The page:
Purdue, Duke Energy Exploring Nuclear

Purdue, Duke Energy Exploring Nuclear

Purdue University and Duke Energy announced they plan to jointly explore the feasibility of using advanced nuclear energy to meet the campus community’s long-term energy needs.

With interest rising worldwide in new technologies that are reliable and carbon-free, Purdue and Duke Energy intend to study power produced through Small Modular Reactors (SMRs), a move that may be unprecedented for a college campus and a potential fit for Purdue’s energy needs.

According to the International Atomic Energy Agency, SMRs are among the most promising emerging technologies in nuclear power. Significantly smaller than traditional nuclear power plants, an SMR could meet current and future needs for Purdue’s West Lafayette campus as well as provide excess power to the state’s electric grid.

Home to one of the nation’s top nuclear engineering programs and a national leader in energy innovation that is scalable and sustainable, Purdue and its experts are uniquely qualified to evaluate this “giant leap” toward a carbon-free energy future.

“No other option holds as much potential to provide reliable, adequate electric power with zero carbon emissions,” said Purdue President Mitch Daniels. “Innovation and new ideas are at the core of what we do at Purdue, and that includes searching for ways to minimize the use of fossil fuels while still providing carbon-free, reliable, and affordable energy. We see enough promise in these new technologies to undertake an exploration of their practicality, and few places are better positioned to do it.”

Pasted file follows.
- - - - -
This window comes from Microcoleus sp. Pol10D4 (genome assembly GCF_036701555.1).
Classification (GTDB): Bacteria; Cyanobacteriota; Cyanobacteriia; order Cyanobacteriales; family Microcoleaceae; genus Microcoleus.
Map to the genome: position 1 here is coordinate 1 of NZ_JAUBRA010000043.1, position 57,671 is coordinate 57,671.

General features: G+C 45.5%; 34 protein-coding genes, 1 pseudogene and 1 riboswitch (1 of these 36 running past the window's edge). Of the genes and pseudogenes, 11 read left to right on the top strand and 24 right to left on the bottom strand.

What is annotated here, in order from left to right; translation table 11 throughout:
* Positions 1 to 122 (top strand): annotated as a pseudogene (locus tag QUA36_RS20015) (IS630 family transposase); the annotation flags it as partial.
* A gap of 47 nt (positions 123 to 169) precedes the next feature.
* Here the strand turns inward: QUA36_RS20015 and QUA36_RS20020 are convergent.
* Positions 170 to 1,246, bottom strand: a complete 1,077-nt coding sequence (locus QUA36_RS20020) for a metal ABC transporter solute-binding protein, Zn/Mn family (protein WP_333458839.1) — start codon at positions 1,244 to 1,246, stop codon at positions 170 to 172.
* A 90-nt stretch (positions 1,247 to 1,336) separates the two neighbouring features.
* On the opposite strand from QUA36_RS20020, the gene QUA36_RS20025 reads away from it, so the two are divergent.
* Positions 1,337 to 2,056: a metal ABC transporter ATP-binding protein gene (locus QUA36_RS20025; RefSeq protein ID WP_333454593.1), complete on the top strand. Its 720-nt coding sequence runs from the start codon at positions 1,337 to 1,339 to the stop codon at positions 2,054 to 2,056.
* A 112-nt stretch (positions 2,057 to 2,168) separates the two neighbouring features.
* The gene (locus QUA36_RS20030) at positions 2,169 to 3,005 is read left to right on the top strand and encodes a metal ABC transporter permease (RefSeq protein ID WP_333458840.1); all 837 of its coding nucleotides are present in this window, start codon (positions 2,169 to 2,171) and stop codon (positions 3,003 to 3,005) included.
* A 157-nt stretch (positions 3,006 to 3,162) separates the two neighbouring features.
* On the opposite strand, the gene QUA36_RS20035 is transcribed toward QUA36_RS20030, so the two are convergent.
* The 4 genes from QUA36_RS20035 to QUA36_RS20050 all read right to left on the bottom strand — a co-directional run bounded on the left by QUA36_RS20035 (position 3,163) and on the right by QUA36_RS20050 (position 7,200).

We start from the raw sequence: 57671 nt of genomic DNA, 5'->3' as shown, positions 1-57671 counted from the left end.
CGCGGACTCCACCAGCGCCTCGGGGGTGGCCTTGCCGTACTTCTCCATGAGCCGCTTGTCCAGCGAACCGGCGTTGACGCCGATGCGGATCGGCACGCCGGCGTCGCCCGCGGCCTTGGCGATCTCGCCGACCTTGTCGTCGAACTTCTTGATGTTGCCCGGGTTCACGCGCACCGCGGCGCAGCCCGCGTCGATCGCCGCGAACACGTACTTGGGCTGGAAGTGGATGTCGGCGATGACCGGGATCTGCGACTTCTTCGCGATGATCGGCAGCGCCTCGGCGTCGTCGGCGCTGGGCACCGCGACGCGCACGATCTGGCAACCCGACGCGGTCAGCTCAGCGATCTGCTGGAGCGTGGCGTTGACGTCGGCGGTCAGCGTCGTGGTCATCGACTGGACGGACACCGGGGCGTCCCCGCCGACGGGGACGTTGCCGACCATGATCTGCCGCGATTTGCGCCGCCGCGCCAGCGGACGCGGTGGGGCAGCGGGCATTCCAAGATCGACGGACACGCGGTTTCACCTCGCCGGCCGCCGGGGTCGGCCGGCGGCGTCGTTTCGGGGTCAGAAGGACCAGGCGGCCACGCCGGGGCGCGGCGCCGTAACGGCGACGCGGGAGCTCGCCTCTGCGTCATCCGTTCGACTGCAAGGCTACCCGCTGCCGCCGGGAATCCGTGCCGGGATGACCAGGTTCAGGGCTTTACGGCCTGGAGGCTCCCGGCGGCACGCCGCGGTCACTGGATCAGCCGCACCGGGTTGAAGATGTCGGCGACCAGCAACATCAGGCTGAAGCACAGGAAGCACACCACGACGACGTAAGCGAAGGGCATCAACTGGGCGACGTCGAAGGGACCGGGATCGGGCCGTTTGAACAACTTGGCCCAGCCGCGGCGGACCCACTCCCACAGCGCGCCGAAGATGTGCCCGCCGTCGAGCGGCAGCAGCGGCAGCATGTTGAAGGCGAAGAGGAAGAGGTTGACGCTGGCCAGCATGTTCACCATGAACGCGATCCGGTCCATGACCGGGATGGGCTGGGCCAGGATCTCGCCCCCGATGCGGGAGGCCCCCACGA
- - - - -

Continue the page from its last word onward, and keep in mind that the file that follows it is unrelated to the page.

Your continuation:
Duke Energy Indiana President Stan Pinegar said, “Duke Energy is leading the industry’s biggest clean energy transformation nationwide, and exploring technologies such as this is important work to help get us there. Nuclear provides reliable energy and can complement other carbon-free energy sources, such as solar and wind. As the largest regulated nuclear plant operator in the nation, we have more than 50 years of experience with safe, reliable operations. We can share that experience with one of America’s premiere engineering schools to see what this technology could do for its campus as well as the state.”

Purdue is currently powered through the Wade Utility Plant, which is a combined heat and power system that uses steam to provide heat, electricity and chilled water that is used to cool facilities. A new Duke Energy plant on campus also provides thermal energy in the form of steam to Purdue, while also supplying Duke Energy’s Indiana customers with electricity. Approximately 50% of campus electricity is purchased from Duke Energy.

Michael B. Cline, Purdue senior vice president for administrative operations, said, “This effort provides a timely opportunity for Purdue to work with our partners to explore whether nuclear energy can be a practical and affordable option to meet our long-term needs.”